Lately I've been hearing from certain friends that Obamacare is EVIL. They're hearing it, they say, from their doctors, and I have to believe they're telling me the truth. I don't understand why any doctor would favor health care profiteers over a plan--watered down as it may be--that at least makes an attempt to bring some relief to health care abuses, but my own dentist seems to be one of them. He objects to Obamacare for reasons he didn't make entirely clear, but since he was railing against it while puttering around with a drill deep inside my tooth, I wasn't much for talking about it, anyway.
When I asked my own primary care physician (a sweetheart of a small town doctor who gives hugs and makes house calls) what he thought about it, he said there were pros and cons and the jury was still out and oh, wait! Is that a cyst?
So I'm left with the internet for some insight into the thinking of those in the medical profession who have to deal with insurance companies and with the Affordable Care Act known as Obamacare. (You'll notice almost immediately that I'm only choosing the pieces that mostly favor ACA. If you want to find articles against it there are multitudes from which to pluck. I don't want them here.)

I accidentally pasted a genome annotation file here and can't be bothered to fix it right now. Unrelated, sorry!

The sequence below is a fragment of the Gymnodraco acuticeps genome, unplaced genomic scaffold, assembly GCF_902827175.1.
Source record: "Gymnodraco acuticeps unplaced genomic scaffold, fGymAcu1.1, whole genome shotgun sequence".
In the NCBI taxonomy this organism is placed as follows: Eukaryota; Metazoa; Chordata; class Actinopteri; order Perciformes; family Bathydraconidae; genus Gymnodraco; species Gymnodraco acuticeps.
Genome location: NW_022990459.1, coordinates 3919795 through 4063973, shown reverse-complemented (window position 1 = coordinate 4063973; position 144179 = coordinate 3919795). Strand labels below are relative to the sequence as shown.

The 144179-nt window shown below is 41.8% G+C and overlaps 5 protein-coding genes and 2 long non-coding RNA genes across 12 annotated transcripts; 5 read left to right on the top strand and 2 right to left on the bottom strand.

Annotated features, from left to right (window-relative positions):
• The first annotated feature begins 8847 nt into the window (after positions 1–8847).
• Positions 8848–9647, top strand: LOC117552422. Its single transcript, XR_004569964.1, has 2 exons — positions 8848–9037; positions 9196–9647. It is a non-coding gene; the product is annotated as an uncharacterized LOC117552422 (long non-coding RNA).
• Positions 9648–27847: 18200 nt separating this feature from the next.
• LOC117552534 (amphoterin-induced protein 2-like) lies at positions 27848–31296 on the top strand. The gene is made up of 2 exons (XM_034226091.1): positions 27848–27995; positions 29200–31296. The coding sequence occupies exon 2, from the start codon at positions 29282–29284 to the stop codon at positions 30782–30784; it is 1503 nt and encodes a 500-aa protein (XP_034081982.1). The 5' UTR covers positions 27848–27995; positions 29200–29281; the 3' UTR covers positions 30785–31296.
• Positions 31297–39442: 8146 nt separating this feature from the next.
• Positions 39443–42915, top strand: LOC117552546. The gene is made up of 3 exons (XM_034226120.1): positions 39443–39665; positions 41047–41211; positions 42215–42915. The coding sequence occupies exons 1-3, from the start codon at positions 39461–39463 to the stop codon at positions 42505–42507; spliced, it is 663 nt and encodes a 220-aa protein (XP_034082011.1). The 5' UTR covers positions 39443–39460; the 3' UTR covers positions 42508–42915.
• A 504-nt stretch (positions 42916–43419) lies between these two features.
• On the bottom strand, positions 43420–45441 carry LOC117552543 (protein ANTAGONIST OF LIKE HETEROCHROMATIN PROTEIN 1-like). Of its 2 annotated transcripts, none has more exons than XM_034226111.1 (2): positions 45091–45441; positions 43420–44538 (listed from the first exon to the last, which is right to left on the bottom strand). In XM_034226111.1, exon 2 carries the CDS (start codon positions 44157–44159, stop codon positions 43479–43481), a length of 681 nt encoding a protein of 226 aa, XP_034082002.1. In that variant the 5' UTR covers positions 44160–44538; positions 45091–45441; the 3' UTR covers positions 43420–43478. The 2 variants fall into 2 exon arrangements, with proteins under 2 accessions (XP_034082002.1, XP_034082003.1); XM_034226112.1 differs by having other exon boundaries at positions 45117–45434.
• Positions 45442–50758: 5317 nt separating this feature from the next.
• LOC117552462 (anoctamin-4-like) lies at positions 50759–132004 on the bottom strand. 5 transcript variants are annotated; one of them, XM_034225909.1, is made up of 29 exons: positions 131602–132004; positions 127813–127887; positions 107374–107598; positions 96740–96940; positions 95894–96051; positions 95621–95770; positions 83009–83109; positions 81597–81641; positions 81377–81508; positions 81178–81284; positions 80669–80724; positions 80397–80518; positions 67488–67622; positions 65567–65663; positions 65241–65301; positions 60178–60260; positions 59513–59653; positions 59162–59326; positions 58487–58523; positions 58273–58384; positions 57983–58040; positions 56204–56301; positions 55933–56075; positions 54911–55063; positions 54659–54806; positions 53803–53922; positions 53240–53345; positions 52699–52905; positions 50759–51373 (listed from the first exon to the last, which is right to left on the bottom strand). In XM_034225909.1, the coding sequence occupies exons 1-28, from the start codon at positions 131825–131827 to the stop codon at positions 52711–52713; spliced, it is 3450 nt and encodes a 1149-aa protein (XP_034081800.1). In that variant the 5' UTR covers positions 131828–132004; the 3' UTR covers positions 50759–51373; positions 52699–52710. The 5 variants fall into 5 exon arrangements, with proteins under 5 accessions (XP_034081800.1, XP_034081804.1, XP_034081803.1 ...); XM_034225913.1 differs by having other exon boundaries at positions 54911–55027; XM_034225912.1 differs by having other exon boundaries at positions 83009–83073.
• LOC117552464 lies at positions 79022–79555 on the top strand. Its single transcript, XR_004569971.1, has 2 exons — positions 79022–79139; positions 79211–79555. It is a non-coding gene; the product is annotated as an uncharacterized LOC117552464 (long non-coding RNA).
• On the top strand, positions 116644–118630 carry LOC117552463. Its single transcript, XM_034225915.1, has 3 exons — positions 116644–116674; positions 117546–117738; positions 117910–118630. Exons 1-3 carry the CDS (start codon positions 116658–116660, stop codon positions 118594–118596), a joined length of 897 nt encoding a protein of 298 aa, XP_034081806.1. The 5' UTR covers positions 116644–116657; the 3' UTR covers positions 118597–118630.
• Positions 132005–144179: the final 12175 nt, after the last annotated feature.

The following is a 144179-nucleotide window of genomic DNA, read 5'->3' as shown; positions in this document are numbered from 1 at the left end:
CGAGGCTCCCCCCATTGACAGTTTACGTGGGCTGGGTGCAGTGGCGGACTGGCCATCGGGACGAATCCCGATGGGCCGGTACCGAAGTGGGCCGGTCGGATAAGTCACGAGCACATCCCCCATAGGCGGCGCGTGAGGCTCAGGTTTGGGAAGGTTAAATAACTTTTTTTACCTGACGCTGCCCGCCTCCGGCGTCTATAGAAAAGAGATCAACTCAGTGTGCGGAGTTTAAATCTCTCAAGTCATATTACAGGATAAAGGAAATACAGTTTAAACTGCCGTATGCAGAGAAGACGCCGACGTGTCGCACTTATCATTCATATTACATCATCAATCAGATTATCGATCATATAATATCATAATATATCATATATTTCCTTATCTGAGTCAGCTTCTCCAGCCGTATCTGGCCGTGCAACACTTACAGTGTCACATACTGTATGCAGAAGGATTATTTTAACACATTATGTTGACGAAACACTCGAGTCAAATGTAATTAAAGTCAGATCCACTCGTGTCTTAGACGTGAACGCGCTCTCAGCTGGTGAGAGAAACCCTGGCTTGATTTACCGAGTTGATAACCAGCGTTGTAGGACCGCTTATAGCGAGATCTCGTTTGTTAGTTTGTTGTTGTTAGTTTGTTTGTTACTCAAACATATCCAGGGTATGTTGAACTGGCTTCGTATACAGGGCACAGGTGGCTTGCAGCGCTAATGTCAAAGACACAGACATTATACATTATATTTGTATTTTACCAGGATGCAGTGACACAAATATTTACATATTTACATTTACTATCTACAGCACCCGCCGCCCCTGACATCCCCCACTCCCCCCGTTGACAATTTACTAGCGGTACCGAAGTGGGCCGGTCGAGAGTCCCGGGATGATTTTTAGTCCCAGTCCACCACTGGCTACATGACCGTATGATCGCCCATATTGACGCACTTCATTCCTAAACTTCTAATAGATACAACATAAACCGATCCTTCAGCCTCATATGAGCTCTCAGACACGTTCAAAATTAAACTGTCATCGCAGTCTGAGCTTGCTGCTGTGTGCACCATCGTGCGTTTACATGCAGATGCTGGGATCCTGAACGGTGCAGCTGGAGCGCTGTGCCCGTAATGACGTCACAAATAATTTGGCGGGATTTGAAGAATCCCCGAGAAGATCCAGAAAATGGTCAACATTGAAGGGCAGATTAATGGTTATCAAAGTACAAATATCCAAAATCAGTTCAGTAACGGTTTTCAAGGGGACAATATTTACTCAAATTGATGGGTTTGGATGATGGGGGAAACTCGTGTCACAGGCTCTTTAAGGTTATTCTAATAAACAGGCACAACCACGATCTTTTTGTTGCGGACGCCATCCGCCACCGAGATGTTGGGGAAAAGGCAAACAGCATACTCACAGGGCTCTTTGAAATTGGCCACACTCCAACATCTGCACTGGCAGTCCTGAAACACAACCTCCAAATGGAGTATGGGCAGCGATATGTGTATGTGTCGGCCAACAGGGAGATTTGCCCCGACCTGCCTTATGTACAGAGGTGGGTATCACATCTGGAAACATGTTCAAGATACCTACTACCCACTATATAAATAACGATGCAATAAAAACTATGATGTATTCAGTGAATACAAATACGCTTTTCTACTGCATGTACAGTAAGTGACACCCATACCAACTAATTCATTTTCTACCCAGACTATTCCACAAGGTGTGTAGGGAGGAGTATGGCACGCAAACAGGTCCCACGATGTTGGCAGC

A while back I came across a site that led me to White Coat Underground. It's written by a physician who prefers to remain anonymous for obvious reasons. He has a knack for keeping his readers interested by combining medical ethics with common sense and a friendly bedside manner. He writes on "Health Care Reform: Who Speaks for Doctors?" And in this article called "Thoughts on Obamacare", he says:
For now, I’m sticking to my guns. I’m calling the Supreme Court ruling on Obamacare a victory for Americans, and I’m proud to call it “Obamacare” (rather than Romneycare, which would better reflect history). But it’s not entirely clear how ACA’s implementation will ultimately affect us all. Here’s some potential pitfalls:
Here are some potential benefits:
- As insurance reform, rather than healthcare reform, it continues to fund the bloated, cash-sucking US private health insurance industry.
- It’s going to cost us all something. Whether that “something” is more than we’re pumping into health care now, or simply a shifting around of costs isn’t clear.
- A lot more people will have access to preventative care, but there are not nearly enough primary care physicians available to take care of them due to perverse financial incentives.